Rodgers and Hammerstein's Cinderella Proves Fairy Tale Dreams Can Come True
Rodgers and Hammerstein's Cinderella has an interesting pedigree. Originally seen as a live television broadcast in 1957, this three-act musical was viewed by the largest audience in history at the time of its première. More than half of America — some 107 million people — tuned in to hear Julie Andrews perform a score by Richard Rodgers and Oscar Hammerstein (featuring some now-classic songs from their canon, including "Do I Love You Because You're Beautiful") and to watch a pumpkin and some mice "magically" turn into a horse-drawn carriage.
Much more than a kiddy show, this Cinderella belongs to a musical theater era that favored lush, grownup adaptations of children's fables. It's an excellent example of its genre, one that rises above other, more memorable examples like Mary Poppins (made for the screen in 1964 and too earnest to really appeal to adults) or Once Upon a Mattress (a Broadway smash of 1959 with a score much less memorable than Cinderella's).
Promoted as part of Broadway Palm Dinner Theatre's "Summer of Family Fun" repertory package, Tim Briggs' stage adaptation of Cinderella provides an opportunity for adults to revisit an overlooked high point in musical theater. And thanks to a splendid production and a top-notch cast, it's an opportunity worth taking.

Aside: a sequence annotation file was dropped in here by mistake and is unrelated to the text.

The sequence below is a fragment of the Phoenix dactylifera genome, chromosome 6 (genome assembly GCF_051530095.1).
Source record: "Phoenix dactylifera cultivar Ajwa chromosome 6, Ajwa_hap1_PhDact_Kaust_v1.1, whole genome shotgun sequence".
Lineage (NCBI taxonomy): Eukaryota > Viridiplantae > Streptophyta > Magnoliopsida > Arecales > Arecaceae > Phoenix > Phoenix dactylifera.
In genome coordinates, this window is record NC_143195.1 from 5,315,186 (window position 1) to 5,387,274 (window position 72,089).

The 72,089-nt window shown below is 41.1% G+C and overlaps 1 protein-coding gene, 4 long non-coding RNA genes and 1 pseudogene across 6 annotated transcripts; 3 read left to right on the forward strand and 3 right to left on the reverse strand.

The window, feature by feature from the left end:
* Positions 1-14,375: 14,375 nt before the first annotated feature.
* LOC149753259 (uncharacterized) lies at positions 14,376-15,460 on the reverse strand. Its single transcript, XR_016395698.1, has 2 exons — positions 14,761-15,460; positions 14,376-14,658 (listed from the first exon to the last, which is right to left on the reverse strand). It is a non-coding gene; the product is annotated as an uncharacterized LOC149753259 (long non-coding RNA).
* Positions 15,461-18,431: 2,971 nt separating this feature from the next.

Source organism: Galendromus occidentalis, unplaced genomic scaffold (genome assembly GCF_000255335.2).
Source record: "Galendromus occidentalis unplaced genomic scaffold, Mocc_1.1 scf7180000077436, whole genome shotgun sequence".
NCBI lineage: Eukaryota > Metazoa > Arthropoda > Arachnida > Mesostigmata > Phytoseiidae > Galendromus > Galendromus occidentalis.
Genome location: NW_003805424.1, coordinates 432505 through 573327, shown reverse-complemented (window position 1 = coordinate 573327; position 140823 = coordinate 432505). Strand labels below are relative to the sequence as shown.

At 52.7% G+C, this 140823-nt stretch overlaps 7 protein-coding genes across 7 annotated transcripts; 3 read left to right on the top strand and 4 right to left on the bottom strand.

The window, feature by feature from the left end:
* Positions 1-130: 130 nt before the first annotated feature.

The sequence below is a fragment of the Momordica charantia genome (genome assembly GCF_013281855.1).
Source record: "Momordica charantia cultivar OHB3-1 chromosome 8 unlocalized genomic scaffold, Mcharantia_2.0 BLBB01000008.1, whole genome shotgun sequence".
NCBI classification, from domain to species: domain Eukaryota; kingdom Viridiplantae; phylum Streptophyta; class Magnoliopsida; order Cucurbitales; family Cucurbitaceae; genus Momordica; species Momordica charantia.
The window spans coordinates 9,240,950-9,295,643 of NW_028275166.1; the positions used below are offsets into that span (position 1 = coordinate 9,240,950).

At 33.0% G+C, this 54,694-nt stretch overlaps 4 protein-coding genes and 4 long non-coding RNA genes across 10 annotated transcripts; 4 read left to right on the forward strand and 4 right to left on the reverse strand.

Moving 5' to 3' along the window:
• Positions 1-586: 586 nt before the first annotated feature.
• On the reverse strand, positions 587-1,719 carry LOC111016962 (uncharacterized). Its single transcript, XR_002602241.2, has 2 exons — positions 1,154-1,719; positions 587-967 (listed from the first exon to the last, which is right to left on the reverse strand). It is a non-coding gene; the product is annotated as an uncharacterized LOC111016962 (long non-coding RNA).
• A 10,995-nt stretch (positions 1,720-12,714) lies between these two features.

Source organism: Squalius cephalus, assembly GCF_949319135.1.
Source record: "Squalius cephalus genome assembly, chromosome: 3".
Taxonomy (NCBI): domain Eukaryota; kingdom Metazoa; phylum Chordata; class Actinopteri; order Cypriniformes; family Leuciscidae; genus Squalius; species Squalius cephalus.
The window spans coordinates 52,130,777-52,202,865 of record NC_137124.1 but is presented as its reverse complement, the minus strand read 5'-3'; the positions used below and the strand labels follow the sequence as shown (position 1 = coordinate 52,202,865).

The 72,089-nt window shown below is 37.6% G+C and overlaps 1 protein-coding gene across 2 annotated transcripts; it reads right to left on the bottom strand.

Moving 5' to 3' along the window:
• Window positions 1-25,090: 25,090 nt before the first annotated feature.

Rodgers and Hammerstein's Cinderella
Rodgers and Hammerstein's Cinderella"
continues through August 6 at 5247 E. Brown Rd. in Mesa. Call 480-325-6700 or visit www.broadwaypalmwest.com.
There's nothing subtle about this production, ably directed by M. Seth Reines and choreographed by Dottie Lester-White. Chris Peters' fanciful sets — big, bright, cartoony line drawings torn from a storybook — are upstaged only by John P. White's outrageous costume designs, made from hundreds of yards of bedazzled upholstery fabric in crayon colors, piped in gold cording and covered in sparkly things. His ball gowns are shocking, like giant lampshades rescued from a bordello. Made from watered silks and quilted fabrics and trimmed in thousands of ribbons and mirrored buttons, they look as if a notions counter exploded all over them.
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But not even the giant toaster cozy White has her wear in her opening scene can upstage Elizabeth Brooks, whose performance as the queen is the best among a notable bunch. Her nice, clear soprano on "Boys and Girls Like You and Me" (a song added to Cinderella's 1961 stage version) is a high point in a production that's filled with nice moments and more than a few naughty innuendoes (at one point, the Stepmother, in search of a masseuse, announces, "I need a good pounding, your father used to say!").
Robert Legge's prince is suitably princely and, as the wicked Stepmother, Kathi Osborne (who appears to be channeling Tim Curry's performance in The Rocky Horror Picture Show) is a scene-stealer. Adrienne Griffiths, surrounded by a parade of garishly costumed caricatures, holds her own in the demure title role. I drove for a half-hour to watch her lose her shoe in a big, beautiful fairy tale, and was never once sorry that I had.
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